In early 1200, King John deprived Theobald Walter, 1st Baron Butler of all his offices and lands in Ireland because of his irregularities as sheriff. His lands were not restored until January 1202. A manuscript in the National Library of Ireland points to William as the agent of his restoration:"Grant by William de Braosa, (senior) to Theobald Walter (le Botiller) the burgh of Kildelon (Killaloe) ... the cantred of Elykaruel (the baronies of Clonlisk and Ballybritt, Co. Offaly), Eliogarty, Ormond, Ara and Oioney, etc. 1201.""Elykaruel" refers to the Gaelic tuath of "Ely O'Carroll", which straddled the southern part of County Offaly and the northern part of Tipperary (at Ikerrin). The other cantreds named are probably the modern baronies of Eliogarty, Ormond Upper, Ormond Lower and Owney and Arra in County Tipperary.
The ancient Kingdom of Mide today encompasses much of counties Meath and Westmeath with five west County Offaly baronies. The Offaly parishes of Annally and Lusmagh were formerly part of Connacht while the baronies of Ballybritt and Clonlisk were part of Éile in Munster. County Louth was formerly part of Ulster. The last major boundary changes occurred with the formation of County Wicklow (1603–1606), from lands in the north of Carlow (which previously extended to the sea) and most of southern Dublin. The provincial borders were redrawn by Cromwell for administration and military reasons. Later minor changes dealt with "islands" of one county in another. By the late 1700s, Leinster looked as shown in the above map of 1784.
In Gaelic Ireland, Birr was located in the O'Carroll territory of Éile. This petty kingdom () formed an area that now forms the south of County Offaly and the north-east of County Tipperary. The tuatha was subject to the overkingdom () of Munster and formed a border with the Kingdom of Meath to the east. The boundary between Ely O'Carroll and the ancient Meath is co-terminous with the present boundary between the Diocese of Killaloe and the Diocese of Meath. The O'Carroll family had a castle located at the present site of Birr Castle. Following the Plantations of Ireland, Birr was located in the Barony of Ballybritt following the formation of King's County (now County Offaly) in 1556.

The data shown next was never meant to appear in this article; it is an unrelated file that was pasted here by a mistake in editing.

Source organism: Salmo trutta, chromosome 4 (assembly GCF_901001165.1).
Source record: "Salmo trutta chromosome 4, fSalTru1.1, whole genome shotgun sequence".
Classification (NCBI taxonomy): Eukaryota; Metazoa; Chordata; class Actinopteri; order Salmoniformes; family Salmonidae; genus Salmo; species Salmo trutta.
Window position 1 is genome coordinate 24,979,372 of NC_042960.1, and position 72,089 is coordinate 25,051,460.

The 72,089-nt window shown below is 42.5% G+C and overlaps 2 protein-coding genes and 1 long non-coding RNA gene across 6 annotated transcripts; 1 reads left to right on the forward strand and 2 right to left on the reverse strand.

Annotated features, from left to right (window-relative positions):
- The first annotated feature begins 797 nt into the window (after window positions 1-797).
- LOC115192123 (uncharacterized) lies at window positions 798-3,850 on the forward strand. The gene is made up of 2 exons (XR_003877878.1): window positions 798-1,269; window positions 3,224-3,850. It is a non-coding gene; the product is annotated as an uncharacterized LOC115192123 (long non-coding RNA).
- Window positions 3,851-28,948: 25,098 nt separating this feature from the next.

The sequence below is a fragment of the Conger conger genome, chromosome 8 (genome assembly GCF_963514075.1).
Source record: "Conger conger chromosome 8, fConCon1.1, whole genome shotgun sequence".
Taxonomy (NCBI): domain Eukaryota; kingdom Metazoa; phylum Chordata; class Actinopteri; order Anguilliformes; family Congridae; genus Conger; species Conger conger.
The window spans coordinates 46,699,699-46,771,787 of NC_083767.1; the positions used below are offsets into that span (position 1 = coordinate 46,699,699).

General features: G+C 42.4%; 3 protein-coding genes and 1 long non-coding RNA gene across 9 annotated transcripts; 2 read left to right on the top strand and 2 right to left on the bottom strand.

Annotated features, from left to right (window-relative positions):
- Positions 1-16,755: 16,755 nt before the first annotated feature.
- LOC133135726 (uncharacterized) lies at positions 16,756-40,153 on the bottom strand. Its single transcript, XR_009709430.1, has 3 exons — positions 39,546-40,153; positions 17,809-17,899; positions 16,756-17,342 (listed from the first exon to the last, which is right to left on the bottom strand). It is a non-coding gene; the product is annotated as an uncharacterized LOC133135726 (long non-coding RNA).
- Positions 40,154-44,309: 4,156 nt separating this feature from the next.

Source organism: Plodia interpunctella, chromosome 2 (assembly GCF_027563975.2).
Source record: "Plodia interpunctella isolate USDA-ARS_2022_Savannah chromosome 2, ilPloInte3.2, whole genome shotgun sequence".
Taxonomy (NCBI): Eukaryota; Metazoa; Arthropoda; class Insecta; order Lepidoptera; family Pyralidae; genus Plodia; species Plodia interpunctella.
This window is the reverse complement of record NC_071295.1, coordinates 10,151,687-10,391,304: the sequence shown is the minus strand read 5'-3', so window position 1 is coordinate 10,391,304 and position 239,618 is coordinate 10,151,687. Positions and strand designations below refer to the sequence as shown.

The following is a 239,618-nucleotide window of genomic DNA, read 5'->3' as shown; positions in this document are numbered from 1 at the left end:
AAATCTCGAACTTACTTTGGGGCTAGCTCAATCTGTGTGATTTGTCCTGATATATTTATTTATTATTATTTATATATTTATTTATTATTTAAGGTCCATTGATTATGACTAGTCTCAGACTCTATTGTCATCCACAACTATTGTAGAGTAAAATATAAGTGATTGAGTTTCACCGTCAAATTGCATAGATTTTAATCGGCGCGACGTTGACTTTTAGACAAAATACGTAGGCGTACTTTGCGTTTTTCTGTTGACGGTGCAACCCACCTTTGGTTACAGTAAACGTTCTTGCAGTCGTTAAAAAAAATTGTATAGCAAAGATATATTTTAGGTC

The R421 commences south of Roscrea at a roundabout junction with the R445 Roscrea bypass. The route continues through the town as the Limerick Road, Limerick Street and Main Street. Continuing in a northeast direction from Roscrea, the route forms a crossroads junction with the N62 National secondary road at the Lourdes Road. A short distance after it crosses the Limerick-Ballybrophy railway line and passes near Roscrea railway station and continues into County Offaly. At Ballybritt there is a sharp turn on the road. To stay on the R421 one must turn left at Ballybrit. The route continues through The Leap & Clareen. The road joins the R440 road west of Kinnitty which continues through the village. The R421 leaves the R440 east of Kinnitty and continues northeastwards through Cadamstown and continues into County Laois. A few kilometers west of Clonaslee in order to stay on the R421 one must turn left for Killurin. The road to Clonaslee continues as the R422 road. The R421 diverts back into County Offaly through Killurin and meets the N52 Tullamore Bypass at a roundabout junction. It leaves the N52 at Charleville Castle grounds and continues in through Tullamore as the Charleville Road, Cormac Street, High Street, Bridge Street, Columcille Street & Arden Road (all formerly part of the main N52 road). The road terminates at the N52 Bypass north of Tullamore.